Before the turn of the decade – which already feels like it was at least a few millennia ago – home working and remote IT support was something of a fringe professional concept. While nice in theory, many established businesses thought it might create more headaches than it was worth and, as such, was best left to the agile young start-ups who could afford to throw out the traditional corporate playbook.
While some forward-leaning businesses might have given employees the odd day to work from home, it was far from the norm. How could they be sure those employees would really get any work done? And without the watchful eye of middle management, what’s stopping them from turning a coffee break into an afternoon down the pub?
But one global pandemic later, and things are very different. Practically overnight, businesses no longer had the luxury of toying with the idea as a far-off possibility – they either had to adapt to a remote workforce and remote IT support or close shop altogether.
Has it been the unproductive mess many feared? Quite the opposite.
The revolution happened on a Zoom call
Not only are employees able to stay safe and socially distance – they’re often more productive, happier, and have more disposable income with less travel and eating out. This shouldn’t really come as a surprise, as studies have made the case for remote working for some time. A 2018 study by FlexJobs found that 65% of respondents were more productive when working from home, while a 2019 report by Owl Labs notes that 80% of remote workers are happy with their job, compared to 55% of on-site workers.
Businesses themselves are also realising the benefits of a remote workforce can lower their costs. Office space in London is the most expensive in the world – coming in at around 500 pounds per square foot per year for a prime location – so if having a grand central office isn’t as necessary as we’ve been all led to believe, CFOs will be placing that expense under increasing scrutiny. As Forbes contributor Amar Hussain affirms, the cost-saving implications of remote workers alone make it a huge draw.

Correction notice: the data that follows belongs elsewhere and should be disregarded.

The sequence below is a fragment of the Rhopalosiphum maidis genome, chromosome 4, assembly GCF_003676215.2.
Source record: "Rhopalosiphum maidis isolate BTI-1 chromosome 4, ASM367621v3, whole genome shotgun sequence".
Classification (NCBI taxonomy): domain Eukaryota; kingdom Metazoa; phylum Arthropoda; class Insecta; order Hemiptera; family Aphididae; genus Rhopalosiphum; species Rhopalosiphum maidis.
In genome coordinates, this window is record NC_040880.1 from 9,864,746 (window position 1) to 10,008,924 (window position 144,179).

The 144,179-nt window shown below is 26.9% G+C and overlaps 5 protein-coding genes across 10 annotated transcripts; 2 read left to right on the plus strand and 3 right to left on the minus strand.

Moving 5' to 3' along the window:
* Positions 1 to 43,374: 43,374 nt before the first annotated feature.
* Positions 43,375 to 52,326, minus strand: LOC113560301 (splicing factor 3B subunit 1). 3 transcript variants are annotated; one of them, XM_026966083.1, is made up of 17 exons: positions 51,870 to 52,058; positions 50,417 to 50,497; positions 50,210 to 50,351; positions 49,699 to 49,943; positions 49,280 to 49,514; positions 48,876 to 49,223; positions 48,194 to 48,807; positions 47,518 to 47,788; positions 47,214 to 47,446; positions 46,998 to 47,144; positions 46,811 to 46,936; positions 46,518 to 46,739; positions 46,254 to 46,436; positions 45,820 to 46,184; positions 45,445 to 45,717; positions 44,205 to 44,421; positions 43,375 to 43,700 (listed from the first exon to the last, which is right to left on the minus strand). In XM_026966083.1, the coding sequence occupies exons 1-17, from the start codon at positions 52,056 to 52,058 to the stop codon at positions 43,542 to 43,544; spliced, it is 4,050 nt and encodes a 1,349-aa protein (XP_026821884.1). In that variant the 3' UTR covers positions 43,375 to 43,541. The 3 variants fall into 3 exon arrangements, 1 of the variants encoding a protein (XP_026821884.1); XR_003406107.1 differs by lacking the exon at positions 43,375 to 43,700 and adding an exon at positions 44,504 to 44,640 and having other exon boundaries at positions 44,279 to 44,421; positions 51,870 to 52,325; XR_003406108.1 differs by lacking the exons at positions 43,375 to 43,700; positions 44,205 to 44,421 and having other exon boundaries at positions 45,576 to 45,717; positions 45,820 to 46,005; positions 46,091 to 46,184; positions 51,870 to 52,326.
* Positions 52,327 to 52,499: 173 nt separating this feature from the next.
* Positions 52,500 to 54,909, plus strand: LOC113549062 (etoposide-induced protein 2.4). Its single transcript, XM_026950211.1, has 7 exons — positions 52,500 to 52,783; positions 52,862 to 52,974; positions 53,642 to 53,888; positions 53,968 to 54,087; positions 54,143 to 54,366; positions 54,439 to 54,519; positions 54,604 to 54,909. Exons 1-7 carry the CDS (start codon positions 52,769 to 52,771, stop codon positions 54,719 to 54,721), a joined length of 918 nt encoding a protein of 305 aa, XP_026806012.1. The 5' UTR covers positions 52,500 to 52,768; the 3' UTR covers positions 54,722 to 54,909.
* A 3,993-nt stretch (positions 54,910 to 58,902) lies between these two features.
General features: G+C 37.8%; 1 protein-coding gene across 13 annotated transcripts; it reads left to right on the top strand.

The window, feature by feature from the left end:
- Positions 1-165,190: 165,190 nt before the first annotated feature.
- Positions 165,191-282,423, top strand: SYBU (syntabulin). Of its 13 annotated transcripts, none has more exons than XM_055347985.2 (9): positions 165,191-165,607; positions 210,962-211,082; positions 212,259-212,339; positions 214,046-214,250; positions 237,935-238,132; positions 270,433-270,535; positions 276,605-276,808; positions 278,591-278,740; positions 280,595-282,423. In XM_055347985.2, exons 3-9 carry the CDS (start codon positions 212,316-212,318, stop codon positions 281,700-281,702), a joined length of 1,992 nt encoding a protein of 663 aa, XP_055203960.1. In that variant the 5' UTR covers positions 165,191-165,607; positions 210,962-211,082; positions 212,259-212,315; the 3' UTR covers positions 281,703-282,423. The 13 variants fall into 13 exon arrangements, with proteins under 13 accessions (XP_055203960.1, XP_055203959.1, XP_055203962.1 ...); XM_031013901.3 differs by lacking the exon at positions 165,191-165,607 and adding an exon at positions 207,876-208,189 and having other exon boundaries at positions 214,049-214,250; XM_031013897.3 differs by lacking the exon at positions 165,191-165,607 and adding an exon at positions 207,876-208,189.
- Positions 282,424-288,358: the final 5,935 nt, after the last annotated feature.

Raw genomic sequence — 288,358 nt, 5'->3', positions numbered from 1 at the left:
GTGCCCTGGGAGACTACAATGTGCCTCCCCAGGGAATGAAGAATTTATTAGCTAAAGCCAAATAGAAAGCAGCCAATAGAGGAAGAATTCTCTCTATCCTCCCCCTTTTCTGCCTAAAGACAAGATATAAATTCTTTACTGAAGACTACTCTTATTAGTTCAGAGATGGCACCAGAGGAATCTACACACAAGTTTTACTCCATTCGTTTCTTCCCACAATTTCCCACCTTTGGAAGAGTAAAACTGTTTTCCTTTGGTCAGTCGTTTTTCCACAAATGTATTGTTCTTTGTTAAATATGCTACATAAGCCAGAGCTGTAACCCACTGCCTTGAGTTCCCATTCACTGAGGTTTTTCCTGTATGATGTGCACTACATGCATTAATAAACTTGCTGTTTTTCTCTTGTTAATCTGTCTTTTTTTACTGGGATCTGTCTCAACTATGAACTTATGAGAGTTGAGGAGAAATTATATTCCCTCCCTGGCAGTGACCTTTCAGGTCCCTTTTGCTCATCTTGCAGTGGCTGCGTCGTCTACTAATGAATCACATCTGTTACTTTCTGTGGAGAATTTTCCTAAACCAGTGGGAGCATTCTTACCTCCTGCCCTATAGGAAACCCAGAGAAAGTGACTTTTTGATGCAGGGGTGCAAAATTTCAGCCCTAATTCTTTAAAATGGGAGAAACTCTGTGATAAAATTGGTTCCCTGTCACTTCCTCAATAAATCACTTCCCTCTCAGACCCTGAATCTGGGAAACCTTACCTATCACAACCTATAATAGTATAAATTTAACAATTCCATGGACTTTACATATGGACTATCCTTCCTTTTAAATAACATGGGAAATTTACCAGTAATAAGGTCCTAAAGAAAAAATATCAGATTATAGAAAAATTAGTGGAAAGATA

With 73% of people in the UK believing that flexible working is the new normal, and future pandemics all but guaranteed, business leaders and IT directors need to ask themselves a few important questions. Is their workforce sufficiently equipped for remote productivity? Are they prepared for the challenges unique to this paradigm? What other parts of their business operations might be holding their business back? How can they ensure all remaining employee contact is COVID-19 secure?
Remote IT support and the home working challenge
Increased reliance on technology is the standout challenge of the new remote-working world. When every employee needs a functioning laptop and steady internet connection to connect with their peers and fulfill the bare minimum of their duties, they’re one technological hiccup away from grinding to an unproductive, radio-silent halt.
Remote IT support is nothing new, but it has unavoidable limitations. If an employee infects their machine with malware, a remote technician should easily be able to take control of the machine and remedy the situation without ever having to be in close proximity with the hardware or the click-happy employee. However, this technique is actually abused by scammers who trick their victims into installing a Remote Administration Tool that gives them free reign over their files, passwords, and other valuable info – so always err on the side of caution.
But when the hardware itself is the issue, many remote IT support solutions feel sorely outdated. Say a member of your team accidentally knocks their work laptop off their makeshift balcony workstation. It falls 6 storeys and, against all odds, doesn’t survive intact. Now begins the long and arduous process of making contact with the tech team, handing in the broken machine, and waiting for a replacement.
Even today, this kind of issue takes on average 2.9 days to resolve, and when that employee depends on their laptop for all their work, you’re looking at nearly three whole days of wasted time that will inevitably have an impact on the company’s bottom line.
Remote IT support empowers the remote workforce
Thankfully, remote IT support enables businesses to provide IT equipment to employees at all hours of the day – while meeting social distancing guidelines and ensuring devices are disinfected and collected safely.
Solutions such as Smart Lockers allow employees to replace their IT assets within an hour, without having to deal with an IT technician or wait days for a workable machine. Plus, with COVID-19 Secure features that include a Device Disinfect Check and Device Quarantine, employees can rest assured that their exposure to unwelcome pathogens is kept to the absolute minimum.
So what has the coronavirus pandemic taught us about remote IT support and home working? In a nutshell, it’s here to stay. For a company to thrive in this new paradigm, it needs to evolve how it gives support to its remote employees to ensure they’re equipped and capable to give their all.